Along with loveDANCEmore’s Mudson, Sugar Space has become a “go-to” venue for seeing alternative, experimental, and non-professional dance, along with dance film. SUITE: Women Defining Space is another fine example.
Given that the number of female dancers in Utah far exceeds that of male dancers, one could legitimately ask what the rationale of a “women only” dance event is. But the quality of the choreography and dancers is remarkable enough to make SUITE a worthwhile “dance night out.”
The program begins with “Dust Rising” by Krista Di Lello of Body Logic Dance Company. The dance was inspired by Di Lello’s grandmother, who was prematurely put in a nursing home for dementia and drugged, leading to an untimely death. The title refers to dust rising from covered furniture in a no-longer lived-in home. The dance itself features three dancers in ivory gowns defining both themselves and the space they find themselves in through gestures that reflect the traditional feminine as well as the search for a lost self: looking in a mirror, brushing back hair, wrapping skirts into bundles and others.
Courtney Norris’s “Tis a Gift” is a deceptively simple dance set to traditional folk songs, and featuring Norris and Erica Womack. The dancers alternately dance with and without music, remaining intriguingly still while music plays, silently asking if stillness can be considered “dance,” and finish dancing unaccompanied. Womack’s lyricism lights up the dance, while Norris’s polished choreography demonstrates that it truly is “the gift to be simple.”
Aleisha Paspuel contributed two dance films to SUITE. The first, “Shadows,” features three women dancing and playing on the beach by a body of water. While it explores the topic of defining space, it lacks focus and cohesiveness and was the weakest link in the program.
Paspuel’s second dance film of the evening, on the other hand, is a charming, unique, creative film featuring only the two dancers’ feet and legs, along with a few geese and ducks. In “”Footage” the feet wake up, walk, dance and play in the park, and ultimately tell a heartwarming story about friendship and love. Kimberly Campa and Kristine Keliiliki’s feet “act” better than many Hollywood actors and demonstrate that well-trained feet really can communicate.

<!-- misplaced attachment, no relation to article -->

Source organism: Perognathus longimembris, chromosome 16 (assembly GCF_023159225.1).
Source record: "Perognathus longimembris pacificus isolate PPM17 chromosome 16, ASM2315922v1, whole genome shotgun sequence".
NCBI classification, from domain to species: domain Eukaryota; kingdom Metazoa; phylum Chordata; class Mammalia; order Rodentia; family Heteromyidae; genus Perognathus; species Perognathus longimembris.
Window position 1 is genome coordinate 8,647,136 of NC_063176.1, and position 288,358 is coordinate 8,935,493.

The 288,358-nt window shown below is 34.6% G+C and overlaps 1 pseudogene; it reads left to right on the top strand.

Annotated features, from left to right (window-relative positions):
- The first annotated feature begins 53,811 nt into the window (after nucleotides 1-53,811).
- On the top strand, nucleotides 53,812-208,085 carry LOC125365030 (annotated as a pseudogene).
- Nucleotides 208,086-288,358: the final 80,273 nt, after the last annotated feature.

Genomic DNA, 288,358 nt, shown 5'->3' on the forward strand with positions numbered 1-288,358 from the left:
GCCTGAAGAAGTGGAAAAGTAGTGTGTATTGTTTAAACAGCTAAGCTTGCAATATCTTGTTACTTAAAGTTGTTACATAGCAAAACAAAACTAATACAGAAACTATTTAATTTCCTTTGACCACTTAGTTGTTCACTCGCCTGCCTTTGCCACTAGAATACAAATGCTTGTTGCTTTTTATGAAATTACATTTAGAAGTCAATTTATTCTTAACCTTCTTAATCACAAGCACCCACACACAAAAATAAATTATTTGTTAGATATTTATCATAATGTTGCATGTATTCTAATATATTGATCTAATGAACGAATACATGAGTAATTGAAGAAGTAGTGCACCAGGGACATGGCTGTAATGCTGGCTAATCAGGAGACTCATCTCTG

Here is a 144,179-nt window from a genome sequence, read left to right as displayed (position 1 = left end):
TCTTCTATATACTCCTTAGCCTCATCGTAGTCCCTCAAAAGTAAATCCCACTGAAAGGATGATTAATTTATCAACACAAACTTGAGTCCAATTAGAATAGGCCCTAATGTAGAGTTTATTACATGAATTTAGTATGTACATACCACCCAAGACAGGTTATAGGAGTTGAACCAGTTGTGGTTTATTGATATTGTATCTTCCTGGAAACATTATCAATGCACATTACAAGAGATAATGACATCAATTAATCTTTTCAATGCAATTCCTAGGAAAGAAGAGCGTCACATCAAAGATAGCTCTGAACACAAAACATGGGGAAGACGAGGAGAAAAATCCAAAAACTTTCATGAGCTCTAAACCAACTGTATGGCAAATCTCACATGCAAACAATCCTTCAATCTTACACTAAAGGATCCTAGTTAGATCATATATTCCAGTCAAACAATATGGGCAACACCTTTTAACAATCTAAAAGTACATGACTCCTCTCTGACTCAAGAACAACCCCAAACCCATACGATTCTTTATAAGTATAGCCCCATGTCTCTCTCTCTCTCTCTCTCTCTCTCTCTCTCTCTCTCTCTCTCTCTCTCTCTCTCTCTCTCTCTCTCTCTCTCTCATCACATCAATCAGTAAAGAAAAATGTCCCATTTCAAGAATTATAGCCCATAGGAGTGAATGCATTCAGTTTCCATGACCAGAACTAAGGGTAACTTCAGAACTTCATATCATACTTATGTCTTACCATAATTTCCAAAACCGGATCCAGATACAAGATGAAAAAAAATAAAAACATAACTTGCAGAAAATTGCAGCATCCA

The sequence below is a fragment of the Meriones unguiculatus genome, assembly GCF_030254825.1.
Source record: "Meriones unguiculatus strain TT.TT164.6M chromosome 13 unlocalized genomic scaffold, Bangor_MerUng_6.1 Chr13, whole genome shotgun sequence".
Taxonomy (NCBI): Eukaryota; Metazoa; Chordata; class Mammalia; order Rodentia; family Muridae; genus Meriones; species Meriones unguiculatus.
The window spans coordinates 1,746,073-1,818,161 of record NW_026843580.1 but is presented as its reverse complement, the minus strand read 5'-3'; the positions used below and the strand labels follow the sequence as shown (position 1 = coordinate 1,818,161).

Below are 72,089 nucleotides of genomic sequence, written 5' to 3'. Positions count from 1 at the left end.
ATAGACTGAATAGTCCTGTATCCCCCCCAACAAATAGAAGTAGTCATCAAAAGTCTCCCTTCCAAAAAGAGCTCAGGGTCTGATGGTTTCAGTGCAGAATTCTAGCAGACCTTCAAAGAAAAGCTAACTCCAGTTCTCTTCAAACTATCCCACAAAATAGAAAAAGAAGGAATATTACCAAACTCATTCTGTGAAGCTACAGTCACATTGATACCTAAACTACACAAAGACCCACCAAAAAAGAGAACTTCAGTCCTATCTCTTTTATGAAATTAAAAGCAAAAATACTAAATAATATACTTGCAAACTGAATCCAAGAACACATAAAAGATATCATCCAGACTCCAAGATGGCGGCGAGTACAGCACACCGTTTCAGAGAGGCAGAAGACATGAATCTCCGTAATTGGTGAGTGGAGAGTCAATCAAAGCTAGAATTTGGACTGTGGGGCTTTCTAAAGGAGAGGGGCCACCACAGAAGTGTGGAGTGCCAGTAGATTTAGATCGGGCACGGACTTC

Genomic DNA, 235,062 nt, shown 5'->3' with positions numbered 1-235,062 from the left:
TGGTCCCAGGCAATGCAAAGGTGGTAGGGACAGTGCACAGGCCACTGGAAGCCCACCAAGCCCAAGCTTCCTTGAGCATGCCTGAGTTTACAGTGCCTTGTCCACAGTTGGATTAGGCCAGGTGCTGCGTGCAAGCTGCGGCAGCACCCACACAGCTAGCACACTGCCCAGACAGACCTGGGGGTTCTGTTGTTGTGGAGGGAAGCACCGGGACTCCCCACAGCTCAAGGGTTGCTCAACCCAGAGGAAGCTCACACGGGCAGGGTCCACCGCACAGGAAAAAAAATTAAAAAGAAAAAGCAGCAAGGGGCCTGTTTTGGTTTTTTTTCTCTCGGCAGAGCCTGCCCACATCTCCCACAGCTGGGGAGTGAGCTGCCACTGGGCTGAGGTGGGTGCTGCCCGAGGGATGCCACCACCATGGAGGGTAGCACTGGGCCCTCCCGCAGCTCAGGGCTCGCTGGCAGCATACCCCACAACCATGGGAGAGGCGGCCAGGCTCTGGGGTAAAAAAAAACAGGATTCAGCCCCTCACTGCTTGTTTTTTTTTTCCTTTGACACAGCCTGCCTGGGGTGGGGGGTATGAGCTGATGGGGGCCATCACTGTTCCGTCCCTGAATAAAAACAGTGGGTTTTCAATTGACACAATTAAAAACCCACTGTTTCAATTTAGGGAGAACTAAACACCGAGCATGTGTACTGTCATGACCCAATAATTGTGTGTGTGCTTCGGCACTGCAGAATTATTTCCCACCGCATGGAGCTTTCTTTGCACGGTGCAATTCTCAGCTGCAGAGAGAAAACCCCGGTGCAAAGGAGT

Katherine Adler’s introduction as a professional choreographer, “From Walt, to you, from Us,” also explores not only women defining space but women defining themselves through their bodies and movements. Adler’s choreography is challenging and provocative, and her dancing shows a virtuosity and passion that I haven’t seen from her when dancing in others’ choreography. This piece, which was originally conceived as a dance for one woman and one man, explores feminism from a viewpoint of women being different, but equal to, men. The piece is strong enough that the device of writing and drawing on paper taped to the wall included in the piece serves as more of a distraction than a support for this impressive debut.
SUITE is a wonderful, informal way to become acquainted (or better acquainted) with some of Utah’s best female dancers and choreographers outside of the major dance companies. It will be performed again Friday, June 6, and Saturday, June 7, at 8 pm, at Sugar Space. Visit www.thesugarspace.com for more information and tickets.
This review is published in conjunction with loveDANCEmore.
Sarah Thompson is a retired physician and psychiatrist, as well as a writer and a fan of the arts. Her writing has been published in a variety of magazines and textbooks and she is currently working on a short story and a novel.